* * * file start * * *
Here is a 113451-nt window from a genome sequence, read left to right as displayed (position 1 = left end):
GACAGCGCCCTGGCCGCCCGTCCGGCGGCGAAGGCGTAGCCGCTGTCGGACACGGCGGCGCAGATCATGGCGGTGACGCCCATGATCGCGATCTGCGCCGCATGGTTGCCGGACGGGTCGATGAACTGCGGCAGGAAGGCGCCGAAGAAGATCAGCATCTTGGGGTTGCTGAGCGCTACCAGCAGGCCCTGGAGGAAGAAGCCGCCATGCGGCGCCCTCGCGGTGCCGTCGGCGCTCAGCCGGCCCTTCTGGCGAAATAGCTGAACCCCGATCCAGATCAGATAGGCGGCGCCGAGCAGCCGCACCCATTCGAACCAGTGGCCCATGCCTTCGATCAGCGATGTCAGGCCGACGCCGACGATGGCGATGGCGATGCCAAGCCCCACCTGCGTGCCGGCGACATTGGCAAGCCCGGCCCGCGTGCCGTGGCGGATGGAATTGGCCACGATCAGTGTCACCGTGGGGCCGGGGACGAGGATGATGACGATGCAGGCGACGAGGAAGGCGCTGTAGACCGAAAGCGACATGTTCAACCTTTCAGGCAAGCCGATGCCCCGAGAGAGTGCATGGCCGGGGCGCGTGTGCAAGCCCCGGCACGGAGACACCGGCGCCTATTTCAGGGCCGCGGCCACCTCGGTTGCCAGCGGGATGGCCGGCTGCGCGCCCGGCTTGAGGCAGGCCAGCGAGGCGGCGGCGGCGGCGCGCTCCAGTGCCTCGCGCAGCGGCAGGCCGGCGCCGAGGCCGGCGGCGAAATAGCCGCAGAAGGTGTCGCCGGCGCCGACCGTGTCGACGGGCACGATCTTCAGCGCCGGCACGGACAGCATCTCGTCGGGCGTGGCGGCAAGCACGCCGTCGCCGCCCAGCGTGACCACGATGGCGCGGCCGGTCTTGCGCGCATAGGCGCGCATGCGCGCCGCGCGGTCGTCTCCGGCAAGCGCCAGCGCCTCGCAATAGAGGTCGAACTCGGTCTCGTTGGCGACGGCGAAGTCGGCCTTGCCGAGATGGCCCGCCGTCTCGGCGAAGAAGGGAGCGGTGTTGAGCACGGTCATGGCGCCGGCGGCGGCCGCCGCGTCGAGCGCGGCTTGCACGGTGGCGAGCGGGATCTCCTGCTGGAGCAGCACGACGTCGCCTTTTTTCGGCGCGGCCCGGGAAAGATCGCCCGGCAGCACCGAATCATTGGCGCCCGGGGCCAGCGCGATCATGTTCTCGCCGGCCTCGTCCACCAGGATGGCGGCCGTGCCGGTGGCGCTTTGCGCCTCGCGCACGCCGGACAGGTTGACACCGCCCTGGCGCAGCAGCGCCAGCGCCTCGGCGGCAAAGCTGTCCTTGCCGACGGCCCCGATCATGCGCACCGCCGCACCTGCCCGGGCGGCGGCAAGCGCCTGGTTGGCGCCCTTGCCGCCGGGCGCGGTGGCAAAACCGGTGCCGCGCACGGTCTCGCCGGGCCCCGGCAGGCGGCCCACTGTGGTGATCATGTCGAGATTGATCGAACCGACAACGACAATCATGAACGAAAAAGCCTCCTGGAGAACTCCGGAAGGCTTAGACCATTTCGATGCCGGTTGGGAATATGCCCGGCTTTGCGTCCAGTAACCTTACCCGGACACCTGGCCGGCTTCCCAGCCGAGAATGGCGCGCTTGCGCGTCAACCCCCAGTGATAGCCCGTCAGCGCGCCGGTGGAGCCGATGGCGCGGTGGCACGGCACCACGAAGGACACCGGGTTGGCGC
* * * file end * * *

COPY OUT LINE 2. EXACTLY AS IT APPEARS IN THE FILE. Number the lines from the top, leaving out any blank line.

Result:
GACAGCGCCCTGGCCGCCCGTCCGGCGGCGAAGGCGTAGCCGCTGTCGGACACGGCGGCGCAGATCATGGCGGTGACGCCCATGATCGCGATCTGCGCCGCATGGTTGCCGGACGGGTCGATGAACTGCGGCAGGAAGGCGCCGAAGAAGATCAGCATCTTGGGGTTGCTGAGCGCTACCAGCAGGCCCTGGAGGAAGAAGCCGCCATGCGGCGCCCTCGCGGTGCCGTCGGCGCTCAGCCGGCCCTTCTGGCGAAATAGCTGAACCCCGATCCAGATCAGATAGGCGGCGCCGAGCAGCCGCACCCATTCGAACCAGTGGCCCATGCCTTCGATCAGCGATGTCAGGCCGACGCCGACGATGGCGATGGCGATGCCAAGCCCCACCTGCGTGCCGGCGACATTGGCAAGCCCGGCCCGCGTGCCGTGGCGGATGGAATTGGCCACGATCAGTGTCACCGTGGGGCCGGGGACGAGGATGATGACGATGCAGGCGACGAGGAAGGCGCTGTAGACCGAAAGCGACATGTTCAACCTTTCAGGCAAGCCGATGCCCCGAGAGAGTGCATGGCCGGGGCGCGTGTGCAAGCCCCGGCACGGAGACACCGGCGCCTATTTCAGGGCCGCGGCCACCTCGGTTGCCAGCGGGATGGCCGGCTGCGCGCCCGGCTTGAGGCAGGCCAGCGAGGCGGCGGCGGCGGCGCGCTCCAGTGCCTCGCGCAGCGGCAGGCCGGCGCCGAGGCCGGCGGCGAAATAGCCGCAGAAGGTGTCGCCGGCGCCGACCGTGTCGACGGGCACGATCTTCAGCGCCGGCACGGACAGCATCTCGTCGGGCGTGGCGGCAAGCACGCCGTCGCCGCCCAGCGTGACCACGATGGCGCGGCCGGTCTTGCGCGCATAGGCGCGCATGCGCGCCGCGCGGTCGTCTCCGGCAAGCGCCAGCGCCTCGCAATAGAGGTCGAACTCGGTCTCGTTGGCGACGGCGAAGTCGGCCTTGCCGAGATGGCCCGCCGTCTCGGCGAAGAAGGGAGCGGTGTTGAGCACGGTCATGGCGCCGGCGGCGGCCGCCGCGTCGAGCGCGGCTTGCACGGTGGCGAGCGGGATCTCCTGCTGGAGCAGCACGACGTCGCCTTTTTTCGGCGCGGCCCGGGAAAGATCGCCCGGCAGCACCGAATCATTGGCGCCCGGGGCCAGCGCGATCATGTTCTCGCCGGCCTCGTCCACCAGGATGGCGGCCGTGCCGGTGGCGCTTTGCGCCTCGCGCACGCCGGACAGGTTGACACCGCCCTGGCGCAGCAGCGCCAGCGCCTCGGCGGCAAAGCTGTCCTTGCCGACGGCCCCGATCATGCGCACCGCCGCACCTGCCCGGGCGGCGGCAAGCGCCTGGTTGGCGCCCTTGCCGCCGGGCGCGGTGGCAAAACCGGTGCCGCGCACGGTCTCGCCGGGCCCCGGCAGGCGGCCCACTGTGGTGATCATGTCGAGATTGATCGAACCGACAACGACAATCATGAACGAAAAAGCCTCCTGGAGAACTCCGGAAGGCTTAGACCATTTCGATGCCGGTTGGGAATATGCCCGGCTTTGCGTCCAGTAACCTTACCCGGACACCTGGCCGGCTTCCCAGCCGAGAATGGCGCGCTTGCGCGTCAACCCCCAGTGATAGCCCGTCAGCGCGCCGGTGGAGCCGATGGCGCGGTGGCACGGCACCACGAAGGACACCGGGTTGGCGC